Madame Maison by Hippolyte Flandrin, 1852
The placement of the sitter within the boundaries of the canvas, her eyes on a line that forms a square within the rectangular format, creates a riveting effect. A subtle contraposto animates the figure’s gesture. The placement of the hands, the left one dominant and graceful, keep the eyes of the viewer circulating around the canvas. The folds of the dress are designed with as much care and skill as Ingres lavished on his paintings. The accuracy and breadth of drawing and modeling are characteristic of Flandrin’s best work. The sitter is portrayed naturally, with little of the excessive stylizations that drain the character from the heads in some of Ingres’ female portraits. The neutral color harmony is enlivened by the bright accents of the red shawl and the blue hair ribbons. He retains the sitter’s character while obtaining an exquisitely beautiful breadth and simplicity of modeling.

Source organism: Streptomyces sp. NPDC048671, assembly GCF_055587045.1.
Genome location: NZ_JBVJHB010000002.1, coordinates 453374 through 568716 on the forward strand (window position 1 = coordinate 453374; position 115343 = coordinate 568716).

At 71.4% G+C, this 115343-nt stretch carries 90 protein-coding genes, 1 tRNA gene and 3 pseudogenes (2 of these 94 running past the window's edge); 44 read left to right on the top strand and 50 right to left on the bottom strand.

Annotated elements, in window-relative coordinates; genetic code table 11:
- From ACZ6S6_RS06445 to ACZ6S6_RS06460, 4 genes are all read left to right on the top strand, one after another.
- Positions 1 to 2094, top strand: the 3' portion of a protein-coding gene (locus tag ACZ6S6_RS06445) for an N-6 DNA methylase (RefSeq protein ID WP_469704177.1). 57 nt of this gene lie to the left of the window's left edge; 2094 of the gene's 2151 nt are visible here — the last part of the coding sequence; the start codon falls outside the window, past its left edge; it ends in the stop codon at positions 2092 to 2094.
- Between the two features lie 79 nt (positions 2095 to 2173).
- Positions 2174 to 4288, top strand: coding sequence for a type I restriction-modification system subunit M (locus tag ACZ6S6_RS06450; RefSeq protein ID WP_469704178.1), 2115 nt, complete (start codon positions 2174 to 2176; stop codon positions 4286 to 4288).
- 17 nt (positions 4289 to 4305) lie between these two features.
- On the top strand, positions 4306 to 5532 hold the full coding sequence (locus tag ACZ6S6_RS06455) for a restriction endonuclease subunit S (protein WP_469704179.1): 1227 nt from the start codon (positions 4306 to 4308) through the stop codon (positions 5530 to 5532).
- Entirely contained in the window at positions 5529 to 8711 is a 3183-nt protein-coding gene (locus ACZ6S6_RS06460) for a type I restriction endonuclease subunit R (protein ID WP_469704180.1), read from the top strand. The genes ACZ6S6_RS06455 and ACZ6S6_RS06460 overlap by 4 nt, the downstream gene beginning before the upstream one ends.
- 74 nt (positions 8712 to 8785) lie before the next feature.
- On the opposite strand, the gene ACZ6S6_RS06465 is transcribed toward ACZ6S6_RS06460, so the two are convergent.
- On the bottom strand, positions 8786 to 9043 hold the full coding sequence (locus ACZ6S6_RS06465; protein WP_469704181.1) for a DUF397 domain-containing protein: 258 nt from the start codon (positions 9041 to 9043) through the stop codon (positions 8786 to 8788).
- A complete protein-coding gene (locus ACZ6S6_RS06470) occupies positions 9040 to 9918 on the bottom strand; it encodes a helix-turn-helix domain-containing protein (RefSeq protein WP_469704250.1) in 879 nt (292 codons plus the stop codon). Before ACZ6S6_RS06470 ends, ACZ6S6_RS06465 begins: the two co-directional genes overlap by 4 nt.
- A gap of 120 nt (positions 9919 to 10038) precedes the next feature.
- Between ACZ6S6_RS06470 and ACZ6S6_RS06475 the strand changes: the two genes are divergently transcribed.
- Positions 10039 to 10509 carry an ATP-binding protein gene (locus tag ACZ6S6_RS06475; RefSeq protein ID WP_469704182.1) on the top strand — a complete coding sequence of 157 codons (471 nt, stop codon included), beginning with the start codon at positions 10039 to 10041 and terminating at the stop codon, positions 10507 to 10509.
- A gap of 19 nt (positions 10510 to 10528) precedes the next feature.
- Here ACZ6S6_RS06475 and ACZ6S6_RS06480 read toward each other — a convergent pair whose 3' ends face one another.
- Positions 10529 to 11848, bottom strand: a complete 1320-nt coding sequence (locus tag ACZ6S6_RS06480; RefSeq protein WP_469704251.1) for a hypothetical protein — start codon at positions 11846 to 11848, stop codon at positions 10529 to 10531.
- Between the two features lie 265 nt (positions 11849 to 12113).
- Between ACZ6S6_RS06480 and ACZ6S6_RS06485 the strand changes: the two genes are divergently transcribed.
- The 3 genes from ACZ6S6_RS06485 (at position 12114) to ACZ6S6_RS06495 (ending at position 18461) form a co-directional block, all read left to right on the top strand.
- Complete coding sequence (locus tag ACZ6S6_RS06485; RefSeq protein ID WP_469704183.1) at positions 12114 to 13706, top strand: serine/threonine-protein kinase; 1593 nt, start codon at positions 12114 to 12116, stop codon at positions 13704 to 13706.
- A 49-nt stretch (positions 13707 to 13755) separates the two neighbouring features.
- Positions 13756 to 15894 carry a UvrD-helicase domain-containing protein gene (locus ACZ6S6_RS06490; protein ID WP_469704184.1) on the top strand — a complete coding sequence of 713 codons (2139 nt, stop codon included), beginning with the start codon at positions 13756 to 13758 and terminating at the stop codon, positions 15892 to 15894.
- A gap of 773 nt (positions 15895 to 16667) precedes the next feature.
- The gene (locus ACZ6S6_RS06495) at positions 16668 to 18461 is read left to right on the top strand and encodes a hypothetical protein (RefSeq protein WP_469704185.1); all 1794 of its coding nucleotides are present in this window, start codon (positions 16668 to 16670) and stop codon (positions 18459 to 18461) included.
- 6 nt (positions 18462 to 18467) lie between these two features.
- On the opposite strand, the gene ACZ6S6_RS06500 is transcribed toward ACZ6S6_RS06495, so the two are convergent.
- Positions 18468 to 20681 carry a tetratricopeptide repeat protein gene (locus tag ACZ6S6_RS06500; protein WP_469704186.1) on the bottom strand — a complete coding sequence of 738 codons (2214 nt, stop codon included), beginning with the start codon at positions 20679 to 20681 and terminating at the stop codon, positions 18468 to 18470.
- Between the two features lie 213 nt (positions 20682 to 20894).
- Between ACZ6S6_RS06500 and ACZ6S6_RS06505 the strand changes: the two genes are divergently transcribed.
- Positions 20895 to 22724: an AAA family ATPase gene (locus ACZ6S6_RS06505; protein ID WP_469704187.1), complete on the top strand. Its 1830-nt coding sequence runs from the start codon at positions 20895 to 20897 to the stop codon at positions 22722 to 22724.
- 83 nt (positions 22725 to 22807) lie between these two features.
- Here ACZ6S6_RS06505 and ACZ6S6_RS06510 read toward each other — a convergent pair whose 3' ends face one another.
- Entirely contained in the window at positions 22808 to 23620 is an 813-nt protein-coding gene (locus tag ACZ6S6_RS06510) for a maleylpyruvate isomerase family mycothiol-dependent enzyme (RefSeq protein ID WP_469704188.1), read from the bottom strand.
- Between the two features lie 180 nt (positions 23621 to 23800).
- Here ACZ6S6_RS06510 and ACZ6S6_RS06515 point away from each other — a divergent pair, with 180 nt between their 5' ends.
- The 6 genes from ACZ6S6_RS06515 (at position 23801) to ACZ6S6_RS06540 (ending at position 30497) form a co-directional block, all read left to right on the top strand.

Comtesse Maison was the sister of Mathilde Maison, also painted by the same painter. See my previous post here.